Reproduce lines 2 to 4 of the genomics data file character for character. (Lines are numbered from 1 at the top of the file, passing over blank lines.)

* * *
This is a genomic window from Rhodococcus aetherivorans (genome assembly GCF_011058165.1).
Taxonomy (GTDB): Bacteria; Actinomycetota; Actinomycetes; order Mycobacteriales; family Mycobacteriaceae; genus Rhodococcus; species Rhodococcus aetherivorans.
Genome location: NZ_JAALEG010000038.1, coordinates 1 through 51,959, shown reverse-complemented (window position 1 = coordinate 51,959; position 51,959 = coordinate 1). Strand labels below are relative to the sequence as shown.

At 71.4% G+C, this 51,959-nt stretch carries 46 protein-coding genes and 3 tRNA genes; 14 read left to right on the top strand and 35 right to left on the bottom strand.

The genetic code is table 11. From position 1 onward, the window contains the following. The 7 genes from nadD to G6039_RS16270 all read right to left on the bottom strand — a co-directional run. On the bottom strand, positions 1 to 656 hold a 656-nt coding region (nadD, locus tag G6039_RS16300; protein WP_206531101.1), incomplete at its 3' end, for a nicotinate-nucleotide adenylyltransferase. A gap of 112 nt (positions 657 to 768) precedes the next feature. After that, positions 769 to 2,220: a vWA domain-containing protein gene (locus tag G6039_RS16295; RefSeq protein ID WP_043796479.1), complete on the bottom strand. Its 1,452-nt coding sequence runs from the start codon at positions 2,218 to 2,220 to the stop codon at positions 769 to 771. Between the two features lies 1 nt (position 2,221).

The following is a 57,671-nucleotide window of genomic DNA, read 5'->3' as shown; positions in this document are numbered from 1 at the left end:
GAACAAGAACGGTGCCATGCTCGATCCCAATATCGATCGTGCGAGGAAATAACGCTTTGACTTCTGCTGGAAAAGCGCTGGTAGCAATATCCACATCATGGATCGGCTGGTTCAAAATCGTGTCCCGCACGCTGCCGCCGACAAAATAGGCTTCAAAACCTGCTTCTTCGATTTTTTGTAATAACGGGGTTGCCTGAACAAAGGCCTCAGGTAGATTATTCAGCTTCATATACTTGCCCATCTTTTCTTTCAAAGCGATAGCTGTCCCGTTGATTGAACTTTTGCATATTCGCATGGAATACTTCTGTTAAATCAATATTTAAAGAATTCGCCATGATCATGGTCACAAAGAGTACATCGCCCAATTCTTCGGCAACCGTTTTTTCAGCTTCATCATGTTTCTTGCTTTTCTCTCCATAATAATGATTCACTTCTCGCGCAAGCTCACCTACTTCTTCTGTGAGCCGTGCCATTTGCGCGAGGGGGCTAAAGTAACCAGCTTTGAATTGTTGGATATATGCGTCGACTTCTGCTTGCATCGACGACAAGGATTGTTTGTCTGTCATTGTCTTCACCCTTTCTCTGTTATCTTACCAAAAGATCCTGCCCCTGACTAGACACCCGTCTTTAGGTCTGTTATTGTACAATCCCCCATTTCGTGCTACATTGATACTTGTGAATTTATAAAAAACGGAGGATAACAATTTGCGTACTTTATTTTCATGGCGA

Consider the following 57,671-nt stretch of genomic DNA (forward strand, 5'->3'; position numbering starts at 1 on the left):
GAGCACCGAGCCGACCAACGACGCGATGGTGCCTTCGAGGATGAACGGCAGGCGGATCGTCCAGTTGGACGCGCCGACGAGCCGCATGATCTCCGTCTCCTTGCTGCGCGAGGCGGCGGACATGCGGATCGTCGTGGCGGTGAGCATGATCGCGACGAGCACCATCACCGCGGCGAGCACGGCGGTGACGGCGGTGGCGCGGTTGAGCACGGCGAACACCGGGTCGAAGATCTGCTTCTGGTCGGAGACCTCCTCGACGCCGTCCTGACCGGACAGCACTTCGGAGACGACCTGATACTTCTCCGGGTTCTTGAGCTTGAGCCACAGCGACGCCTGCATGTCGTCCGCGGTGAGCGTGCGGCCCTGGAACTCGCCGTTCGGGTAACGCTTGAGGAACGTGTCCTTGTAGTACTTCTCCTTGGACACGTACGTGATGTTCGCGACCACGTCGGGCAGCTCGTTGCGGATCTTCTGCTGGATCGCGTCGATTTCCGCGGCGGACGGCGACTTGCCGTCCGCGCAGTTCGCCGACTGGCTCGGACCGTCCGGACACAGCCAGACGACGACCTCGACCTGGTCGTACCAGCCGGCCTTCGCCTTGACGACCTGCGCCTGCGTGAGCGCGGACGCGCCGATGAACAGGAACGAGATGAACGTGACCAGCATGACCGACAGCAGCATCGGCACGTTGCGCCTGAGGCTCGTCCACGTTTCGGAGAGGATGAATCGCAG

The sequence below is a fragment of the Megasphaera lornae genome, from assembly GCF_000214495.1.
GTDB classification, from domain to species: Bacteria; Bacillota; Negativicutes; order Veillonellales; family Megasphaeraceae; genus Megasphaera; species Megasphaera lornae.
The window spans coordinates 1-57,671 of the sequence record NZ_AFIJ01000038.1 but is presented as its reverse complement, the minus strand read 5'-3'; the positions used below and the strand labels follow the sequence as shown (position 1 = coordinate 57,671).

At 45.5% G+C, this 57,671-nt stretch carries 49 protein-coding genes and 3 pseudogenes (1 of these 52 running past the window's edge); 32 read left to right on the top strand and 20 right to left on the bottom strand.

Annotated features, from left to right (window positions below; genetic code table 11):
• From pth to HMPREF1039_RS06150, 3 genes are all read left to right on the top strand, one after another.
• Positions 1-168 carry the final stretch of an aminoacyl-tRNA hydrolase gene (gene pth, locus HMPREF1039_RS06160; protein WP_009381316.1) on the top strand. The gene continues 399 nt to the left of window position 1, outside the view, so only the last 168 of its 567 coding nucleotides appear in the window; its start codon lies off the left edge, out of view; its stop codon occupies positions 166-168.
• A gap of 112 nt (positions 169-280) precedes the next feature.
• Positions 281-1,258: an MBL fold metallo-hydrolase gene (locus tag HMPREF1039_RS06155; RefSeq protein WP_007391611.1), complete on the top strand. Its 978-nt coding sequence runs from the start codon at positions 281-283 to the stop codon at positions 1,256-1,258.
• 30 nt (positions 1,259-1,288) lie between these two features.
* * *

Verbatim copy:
Taxonomy (GTDB): Bacteria; Actinomycetota; Actinomycetes; order Mycobacteriales; family Mycobacteriaceae; genus Rhodococcus; species Rhodococcus aetherivorans.
Genome location: NZ_JAALEG010000038.1, coordinates 1 through 51,959, shown reverse-complemented (window position 1 = coordinate 51,959; position 51,959 = coordinate 1). Strand labels below are relative to the sequence as shown.

At 71.4% G+C, this 51,959-nt stretch carries 46 protein-coding genes and 3 tRNA genes; 14 read left to right on the top strand and 35 right to left on the bottom strand.